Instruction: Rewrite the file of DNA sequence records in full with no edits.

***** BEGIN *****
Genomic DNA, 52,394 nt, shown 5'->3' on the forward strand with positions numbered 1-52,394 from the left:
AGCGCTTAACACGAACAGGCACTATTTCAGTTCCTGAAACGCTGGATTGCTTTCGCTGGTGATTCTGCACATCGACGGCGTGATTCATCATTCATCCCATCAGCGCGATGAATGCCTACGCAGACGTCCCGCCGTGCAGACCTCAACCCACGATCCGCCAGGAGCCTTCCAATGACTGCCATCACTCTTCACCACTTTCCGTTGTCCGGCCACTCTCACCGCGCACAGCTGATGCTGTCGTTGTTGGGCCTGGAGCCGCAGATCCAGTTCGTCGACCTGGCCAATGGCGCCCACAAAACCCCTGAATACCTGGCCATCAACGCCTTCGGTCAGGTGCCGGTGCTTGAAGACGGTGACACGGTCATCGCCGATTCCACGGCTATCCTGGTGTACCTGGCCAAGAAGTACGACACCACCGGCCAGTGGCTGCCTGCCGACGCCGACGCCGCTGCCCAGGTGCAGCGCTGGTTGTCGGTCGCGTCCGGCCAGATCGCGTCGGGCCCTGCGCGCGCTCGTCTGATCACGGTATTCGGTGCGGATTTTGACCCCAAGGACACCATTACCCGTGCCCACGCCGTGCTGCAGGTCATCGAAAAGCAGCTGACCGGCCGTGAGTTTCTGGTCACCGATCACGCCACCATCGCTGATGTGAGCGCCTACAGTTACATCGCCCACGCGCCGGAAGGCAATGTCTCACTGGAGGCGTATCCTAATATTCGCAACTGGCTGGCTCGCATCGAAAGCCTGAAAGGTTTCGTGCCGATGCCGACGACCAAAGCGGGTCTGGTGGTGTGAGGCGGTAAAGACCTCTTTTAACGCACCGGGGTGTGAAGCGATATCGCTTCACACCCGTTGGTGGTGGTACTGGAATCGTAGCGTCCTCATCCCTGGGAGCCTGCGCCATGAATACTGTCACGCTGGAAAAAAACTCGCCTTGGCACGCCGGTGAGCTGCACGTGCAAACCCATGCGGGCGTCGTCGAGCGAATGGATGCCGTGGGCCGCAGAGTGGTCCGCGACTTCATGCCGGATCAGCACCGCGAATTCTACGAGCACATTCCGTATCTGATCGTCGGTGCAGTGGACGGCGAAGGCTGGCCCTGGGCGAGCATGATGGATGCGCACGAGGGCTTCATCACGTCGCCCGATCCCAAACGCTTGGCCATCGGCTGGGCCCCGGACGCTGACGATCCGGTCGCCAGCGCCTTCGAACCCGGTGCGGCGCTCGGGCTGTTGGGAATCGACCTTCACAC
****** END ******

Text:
Genomic DNA, 52,394 nt, shown 5'->3' on the forward strand with positions numbered 1-52,394 from the left:
AGCGCTTAACACGAACAGGCACTATTTCAGTTCCTGAAACGCTGGATTGCTTTCGCTGGTGATTCTGCACATCGACGGCGTGATTCATCATTCATCCCATCAGCGCGATGAATGCCTACGCAGACGTCCCGCCGTGCAGACCTCAACCCACGATCCGCCAGGAGCCTTCCAATGACTGCCATCACTCTTCACCACTTTCCGTTGTCCGGCCACTCTCACCGCGCACAGCTGATGCTGTCGTTGTTGGGCCTGGAGCCGCAGATCCAGTTCGTCGACCTGGCCAATGGCGCCCACAAAACCCCTGAATACCTGGCCATCAACGCCTTCGGTCAGGTGCCGGTGCTTGAAGACGGTGACACGGTCATCGCCGATTCCACGGCTATCCTGGTGTACCTGGCCAAGAAGTACGACACCACCGGCCAGTGGCTGCCTGCCGACGCCGACGCCGCTGCCCAGGTGCAGCGCTGGTTGTCGGTCGCGTCCGGCCAGATCGCGTCGGGCCCTGCGCGCGCTCGTCTGATCACGGTATTCGGTGCGGATTTTGACCCCAAGGACACCATTACCCGTGCCCACGCCGTGCTGCAGGTCATCGAAAAGCAGCTGACCGGCCGTGAGTTTCTGGTCACCGATCACGCCACCATCGCTGATGTGAGCGCCTACAGTTACATCGCCCACGCGCCGGAAGGCAATGTCTCACTGGAGGCGTATCCTAATATTCGCAACTGGCTGGCTCGCATCGAAAGCCTGAAAGGTTTCGTGCCGATGCCGACGACCAAAGCGGGTCTGGTGGTGTGAGGCGGTAAAGACCTCTTTTAACGCACCGGGGTGTGAAGCGATATCGCTTCACACCCGTTGGTGGTGGTACTGGAATCGTAGCGTCCTCATCCCTGGGAGCCTGCGCCATGAATACTGTCACGCTGGAAAAAAACTCGCCTTGGCACGCCGGTGAGCTGCACGTGCAAACCCATGCGGGCGTCGTCGAGCGAATGGATGCCGTGGGCCGCAGAGTGGTCCGCGACTTCATGCCGGATCAGCACCGCGAATTCTACGAGCACATTCCGTATCTGATCGTCGGTGCAGTGGACGGCGAAGGCTGGCCCTGGGCGAGCATGATGGATGCGCACGAGGGCTTCATCACGTCGCCCGATCCCAAACGCTTGGCCATCGGCTGGGCCCCGGACGCTGACGATCCGGTCGCCAGCGCCTTCGAACCCGGTGCGGCGCTCGGGCTGTTGGGAATCGACCTTCACAC